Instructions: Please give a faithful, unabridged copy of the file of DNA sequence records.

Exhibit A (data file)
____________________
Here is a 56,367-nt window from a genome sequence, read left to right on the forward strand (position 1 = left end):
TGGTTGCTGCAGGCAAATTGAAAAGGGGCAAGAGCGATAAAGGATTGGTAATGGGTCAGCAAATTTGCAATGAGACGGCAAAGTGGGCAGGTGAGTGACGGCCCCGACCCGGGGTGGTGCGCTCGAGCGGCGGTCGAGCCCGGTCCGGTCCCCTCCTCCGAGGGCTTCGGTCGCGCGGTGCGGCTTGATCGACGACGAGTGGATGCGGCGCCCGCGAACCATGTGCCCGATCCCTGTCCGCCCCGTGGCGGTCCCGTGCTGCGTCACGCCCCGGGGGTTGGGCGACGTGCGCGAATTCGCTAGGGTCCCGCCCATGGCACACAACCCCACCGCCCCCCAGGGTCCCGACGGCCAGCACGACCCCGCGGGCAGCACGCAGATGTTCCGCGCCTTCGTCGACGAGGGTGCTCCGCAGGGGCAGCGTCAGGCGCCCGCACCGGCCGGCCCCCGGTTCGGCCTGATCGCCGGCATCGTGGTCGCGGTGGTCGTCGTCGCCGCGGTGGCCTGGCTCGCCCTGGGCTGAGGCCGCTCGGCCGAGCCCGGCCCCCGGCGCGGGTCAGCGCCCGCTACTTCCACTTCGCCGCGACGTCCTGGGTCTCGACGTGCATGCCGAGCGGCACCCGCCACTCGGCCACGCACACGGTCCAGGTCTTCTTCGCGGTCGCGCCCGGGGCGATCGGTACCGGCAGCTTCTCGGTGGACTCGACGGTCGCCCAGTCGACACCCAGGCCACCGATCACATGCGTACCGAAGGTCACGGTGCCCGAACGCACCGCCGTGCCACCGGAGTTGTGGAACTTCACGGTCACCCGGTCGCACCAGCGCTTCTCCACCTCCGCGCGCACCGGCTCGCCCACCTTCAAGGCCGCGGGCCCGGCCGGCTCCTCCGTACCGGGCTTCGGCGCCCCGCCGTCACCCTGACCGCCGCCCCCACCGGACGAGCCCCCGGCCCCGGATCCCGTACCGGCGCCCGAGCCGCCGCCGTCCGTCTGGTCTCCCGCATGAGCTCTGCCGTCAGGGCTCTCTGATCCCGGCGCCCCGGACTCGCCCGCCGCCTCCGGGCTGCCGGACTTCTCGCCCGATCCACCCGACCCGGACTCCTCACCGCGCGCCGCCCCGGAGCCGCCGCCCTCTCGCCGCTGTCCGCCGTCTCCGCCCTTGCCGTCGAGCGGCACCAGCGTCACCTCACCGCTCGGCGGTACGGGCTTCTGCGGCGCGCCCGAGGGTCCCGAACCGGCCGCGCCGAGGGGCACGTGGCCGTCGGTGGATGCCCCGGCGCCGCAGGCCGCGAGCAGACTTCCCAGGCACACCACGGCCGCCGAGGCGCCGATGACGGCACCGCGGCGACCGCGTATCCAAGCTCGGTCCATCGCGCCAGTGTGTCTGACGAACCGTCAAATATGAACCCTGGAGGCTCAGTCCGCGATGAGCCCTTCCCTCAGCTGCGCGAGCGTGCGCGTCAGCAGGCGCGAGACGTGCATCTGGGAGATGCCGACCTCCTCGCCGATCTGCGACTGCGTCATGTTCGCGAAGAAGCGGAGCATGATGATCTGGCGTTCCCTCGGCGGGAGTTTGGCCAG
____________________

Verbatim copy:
Here is a 56,367-nt window from a genome sequence, read left to right on the forward strand (position 1 = left end):
TGGTTGCTGCAGGCAAATTGAAAAGGGGCAAGAGCGATAAAGGATTGGTAATGGGTCAGCAAATTTGCAATGAGACGGCAAAGTGGGCAGGTGAGTGACGGCCCCGACCCGGGGTGGTGCGCTCGAGCGGCGGTCGAGCCCGGTCCGGTCCCCTCCTCCGAGGGCTTCGGTCGCGCGGTGCGGCTTGATCGACGACGAGTGGATGCGGCGCCCGCGAACCATGTGCCCGATCCCTGTCCGCCCCGTGGCGGTCCCGTGCTGCGTCACGCCCCGGGGGTTGGGCGACGTGCGCGAATTCGCTAGGGTCCCGCCCATGGCACACAACCCCACCGCCCCCCAGGGTCCCGACGGCCAGCACGACCCCGCGGGCAGCACGCAGATGTTCCGCGCCTTCGTCGACGAGGGTGCTCCGCAGGGGCAGCGTCAGGCGCCCGCACCGGCCGGCCCCCGGTTCGGCCTGATCGCCGGCATCGTGGTCGCGGTGGTCGTCGTCGCCGCGGTGGCCTGGCTCGCCCTGGGCTGAGGCCGCTCGGCCGAGCCCGGCCCCCGGCGCGGGTCAGCGCCCGCTACTTCCACTTCGCCGCGACGTCCTGGGTCTCGACGTGCATGCCGAGCGGCACCCGCCACTCGGCCACGCACACGGTCCAGGTCTTCTTCGCGGTCGCGCCCGGGGCGATCGGTACCGGCAGCTTCTCGGTGGACTCGACGGTCGCCCAGTCGACACCCAGGCCACCGATCACATGCGTACCGAAGGTCACGGTGCCCGAACGCACCGCCGTGCCACCGGAGTTGTGGAACTTCACGGTCACCCGGTCGCACCAGCGCTTCTCCACCTCCGCGCGCACCGGCTCGCCCACCTTCAAGGCCGCGGGCCCGGCCGGCTCCTCCGTACCGGGCTTCGGCGCCCCGCCGTCACCCTGACCGCCGCCCCCACCGGACGAGCCCCCGGCCCCGGATCCCGTACCGGCGCCCGAGCCGCCGCCGTCCGTCTGGTCTCCCGCATGAGCTCTGCCGTCAGGGCTCTCTGATCCCGGCGCCCCGGACTCGCCCGCCGCCTCCGGGCTGCCGGACTTCTCGCCCGATCCACCCGACCCGGACTCCTCACCGCGCGCCGCCCCGGAGCCGCCGCCCTCTCGCCGCTGTCCGCCGTCTCCGCCCTTGCCGTCGAGCGGCACCAGCGTCACCTCACCGCTCGGCGGTACGGGCTTCTGCGGCGCGCCCGAGGGTCCCGAACCGGCCGCGCCGAGGGGCACGTGGCCGTCGGTGGATGCCCCGGCGCCGCAGGCCGCGAGCAGACTTCCCAGGCACACCACGGCCGCCGAGGCGCCGATGACGGCACCGCGGCGACCGCGTATCCAAGCTCGGTCCATCGCGCCAGTGTGTCTGACGAACCGTCAAATATGAACCCTGGAGGCTCAGTCCGCGATGAGCCCTTCCCTCAGCTGCGCGAGCGTGCGCGTCAGCAGGCGCGAGACGTGCATCTGGGAGATGCCGACCTCCTCGCCGATCTGCGACTGCGTCATGTTCGCGAAGAAGCGGAGCATGATGATCTGGCGTTCCCTCGGCGGGAGTTTGGCCAG